PORTLAND — The Peaks Island Council hopes new regulations governing  golf cart use will be adopted by the City Council.

The Island Council has been working on the recommended regulations – intended to improve islanders’ quality of life by reducing noise and air pollution and restricting the number of carts on the island – since last year and is ready to bring that list to the city for action.

City Councilor Spencer Thibodeau said the recommendations are expected to go before the Sustainability and Transportation Committee Wednesday, June 19.

Island Council Chairman Randy Schaeffer said golf carts have been a popular way to get around since state law allowed them to be used in island communities to reduce automobile traffic.

But the noise and congestion associated with them, and the way they are operated, is getting to be too much for many island residents.

The Peaks Island Council started looking into the regulation of commercial golf cart operations last year.

“There is no control over the rental of carts, no limit to the companies who can rent there or a limit to the number of carts the companies can rent,” Schaeffer said.

He said the island council would like to see the city require a license before businesses can rent golf carts. The island council also wants to raise the minimum rental period for commercially owned golf carts to at least four hours, cap the number of commercial golf carts at 44 (the current level) and have 14 of those available only for weekly rental.

The Island Council would also like to require all commercial golf carts be powered by electricity by the end of 2020, require any newly registered commercial or private golf carts to be electric, and require renters of island properties to sign an agreement acknowledging safe golf cart operation.

Natasha Markov, owner of Peaks Island Golf Carts, said she understands the need for such ordinances and said her business, which she started in 2011 when she was 13, is “committed to capping our number of golf carts at its current 20 and buying only electric golf carts from now on.” Markov said she is also exploring putting solar panels on her electric carts.

She said she is grateful to the Island Council for its work and the dedication councilors have shown.

“I’m now 21 and the business has taken off,” she said, “but I am constantly reminded that what began as a tiny venture has grown into something capable of impacting quality of life on this island.”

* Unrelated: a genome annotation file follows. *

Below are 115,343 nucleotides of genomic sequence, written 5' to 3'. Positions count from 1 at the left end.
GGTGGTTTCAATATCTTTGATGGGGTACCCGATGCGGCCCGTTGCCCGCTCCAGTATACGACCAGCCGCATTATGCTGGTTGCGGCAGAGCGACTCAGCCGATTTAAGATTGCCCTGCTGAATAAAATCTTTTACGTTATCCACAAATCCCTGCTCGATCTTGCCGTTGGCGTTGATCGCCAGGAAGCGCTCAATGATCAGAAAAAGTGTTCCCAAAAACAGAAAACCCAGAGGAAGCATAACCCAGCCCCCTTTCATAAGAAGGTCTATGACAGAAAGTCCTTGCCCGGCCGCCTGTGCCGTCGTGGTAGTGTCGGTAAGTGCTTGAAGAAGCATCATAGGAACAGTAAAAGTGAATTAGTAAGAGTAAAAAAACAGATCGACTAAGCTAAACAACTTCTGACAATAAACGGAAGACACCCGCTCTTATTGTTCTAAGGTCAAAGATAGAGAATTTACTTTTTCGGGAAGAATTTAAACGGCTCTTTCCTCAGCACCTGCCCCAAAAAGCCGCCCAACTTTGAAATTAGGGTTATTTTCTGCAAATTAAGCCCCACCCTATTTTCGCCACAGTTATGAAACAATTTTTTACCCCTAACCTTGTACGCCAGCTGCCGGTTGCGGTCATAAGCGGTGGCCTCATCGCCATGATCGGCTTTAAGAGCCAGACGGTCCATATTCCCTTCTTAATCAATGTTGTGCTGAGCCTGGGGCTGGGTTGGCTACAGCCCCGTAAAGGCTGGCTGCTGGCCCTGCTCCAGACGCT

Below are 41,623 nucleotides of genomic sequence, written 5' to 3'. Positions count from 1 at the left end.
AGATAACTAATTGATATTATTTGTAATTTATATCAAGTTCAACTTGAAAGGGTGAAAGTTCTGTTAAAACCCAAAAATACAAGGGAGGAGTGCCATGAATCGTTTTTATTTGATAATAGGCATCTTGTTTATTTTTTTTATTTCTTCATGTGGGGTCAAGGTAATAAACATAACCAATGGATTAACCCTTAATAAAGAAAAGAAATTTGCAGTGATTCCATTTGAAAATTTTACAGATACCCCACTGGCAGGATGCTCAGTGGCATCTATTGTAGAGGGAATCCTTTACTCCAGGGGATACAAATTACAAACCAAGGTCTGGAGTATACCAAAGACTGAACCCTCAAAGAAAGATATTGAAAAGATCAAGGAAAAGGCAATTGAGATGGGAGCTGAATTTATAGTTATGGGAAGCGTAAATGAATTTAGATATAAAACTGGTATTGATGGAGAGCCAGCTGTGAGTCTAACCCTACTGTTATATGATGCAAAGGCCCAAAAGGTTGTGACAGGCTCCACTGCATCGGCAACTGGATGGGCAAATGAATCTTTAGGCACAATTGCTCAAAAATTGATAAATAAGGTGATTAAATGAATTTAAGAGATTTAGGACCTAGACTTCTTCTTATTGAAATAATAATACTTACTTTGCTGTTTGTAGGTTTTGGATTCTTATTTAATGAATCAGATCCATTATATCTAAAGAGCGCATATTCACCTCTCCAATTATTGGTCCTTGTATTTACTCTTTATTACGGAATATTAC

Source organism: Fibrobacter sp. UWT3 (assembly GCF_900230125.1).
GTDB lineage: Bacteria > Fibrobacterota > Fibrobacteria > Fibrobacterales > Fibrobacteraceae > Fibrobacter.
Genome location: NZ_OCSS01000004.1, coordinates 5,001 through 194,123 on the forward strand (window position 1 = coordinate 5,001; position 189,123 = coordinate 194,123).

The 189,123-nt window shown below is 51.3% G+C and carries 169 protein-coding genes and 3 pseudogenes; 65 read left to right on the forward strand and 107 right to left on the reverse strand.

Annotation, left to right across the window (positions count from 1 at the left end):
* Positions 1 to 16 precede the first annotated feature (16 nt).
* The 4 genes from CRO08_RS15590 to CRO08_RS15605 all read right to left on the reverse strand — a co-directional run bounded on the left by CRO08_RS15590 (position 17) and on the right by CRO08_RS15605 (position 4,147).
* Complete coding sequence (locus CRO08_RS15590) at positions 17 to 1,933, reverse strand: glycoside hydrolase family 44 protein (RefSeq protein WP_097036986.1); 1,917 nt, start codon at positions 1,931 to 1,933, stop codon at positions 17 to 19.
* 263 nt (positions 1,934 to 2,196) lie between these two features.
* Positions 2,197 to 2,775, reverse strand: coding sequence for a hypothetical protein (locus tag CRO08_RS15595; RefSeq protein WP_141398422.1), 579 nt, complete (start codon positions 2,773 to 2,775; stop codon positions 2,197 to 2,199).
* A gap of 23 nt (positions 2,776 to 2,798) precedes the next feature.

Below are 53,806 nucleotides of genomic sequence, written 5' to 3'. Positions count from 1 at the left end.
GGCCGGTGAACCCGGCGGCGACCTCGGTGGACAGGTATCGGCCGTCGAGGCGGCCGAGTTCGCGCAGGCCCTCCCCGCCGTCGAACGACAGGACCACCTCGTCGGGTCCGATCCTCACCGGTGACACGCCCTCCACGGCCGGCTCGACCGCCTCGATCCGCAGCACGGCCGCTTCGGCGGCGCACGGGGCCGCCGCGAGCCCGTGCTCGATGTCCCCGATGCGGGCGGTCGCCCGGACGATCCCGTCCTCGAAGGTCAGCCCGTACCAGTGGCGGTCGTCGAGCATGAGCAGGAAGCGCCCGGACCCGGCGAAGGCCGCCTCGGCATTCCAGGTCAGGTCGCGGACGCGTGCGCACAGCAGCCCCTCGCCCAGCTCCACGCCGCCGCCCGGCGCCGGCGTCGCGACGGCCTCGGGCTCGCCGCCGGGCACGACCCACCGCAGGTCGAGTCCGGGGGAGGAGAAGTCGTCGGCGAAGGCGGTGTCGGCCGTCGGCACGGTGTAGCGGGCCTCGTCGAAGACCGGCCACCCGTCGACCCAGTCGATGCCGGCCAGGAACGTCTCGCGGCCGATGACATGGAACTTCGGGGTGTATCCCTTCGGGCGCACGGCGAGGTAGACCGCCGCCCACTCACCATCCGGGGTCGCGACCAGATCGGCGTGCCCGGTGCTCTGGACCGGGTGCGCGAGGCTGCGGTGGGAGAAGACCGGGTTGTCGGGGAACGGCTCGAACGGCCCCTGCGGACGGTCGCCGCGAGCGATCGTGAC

Portland’s corporation counsel has drafted new ordinance language regulating the operation of commercial golf carts on the island. However, Schaeffer said the draft doesn’t address islanders’ desire to limit the number of carts, or require them to be electric by the end of next year.

The issue, he said, has been vetted on the island and most of the 600 respondents to a survey that went out to residents and renters last year indicated cart use should be regulated and limited. Additionally, three public forums and three meetings were held to gauge feedback.

“It was a very thorough process,” Schaeffer said. “We hope the City Council takes that into account with the measures coming before them, because the draft by the attorney was not adequate.”

This is the second time in the last few years golf cart regulations have been brought up.

In 2017, the City Council adopted regulations regarding how golf carts could be used on Peaks Island and other island communities. The regulations set a 20 mph speed limit, required headlights and reflective tape for night use, and required all passengers to use vehicle seats.

Michael Kelley can be reached at 780-9106 or [email protected]. Follow him on Twitter:@mkelleynews

Golf carts are a popular way to get around Peaks Island. The City Council’s Sustainability and Transportation Committee will take up recommendations from the Peaks Island Council for better management of golf carts on the island.

A group of visitors travel along Island Avenue in a commercial golf cart rented by Peaks Island Golf Carts, one of two businesses on the island that rent golf carts. The Peaks Island Council would like to see the number of golf carts capped at the current 44 and see all commercial golf carts and newly registered golf carts be electric-powered by the end of 2020.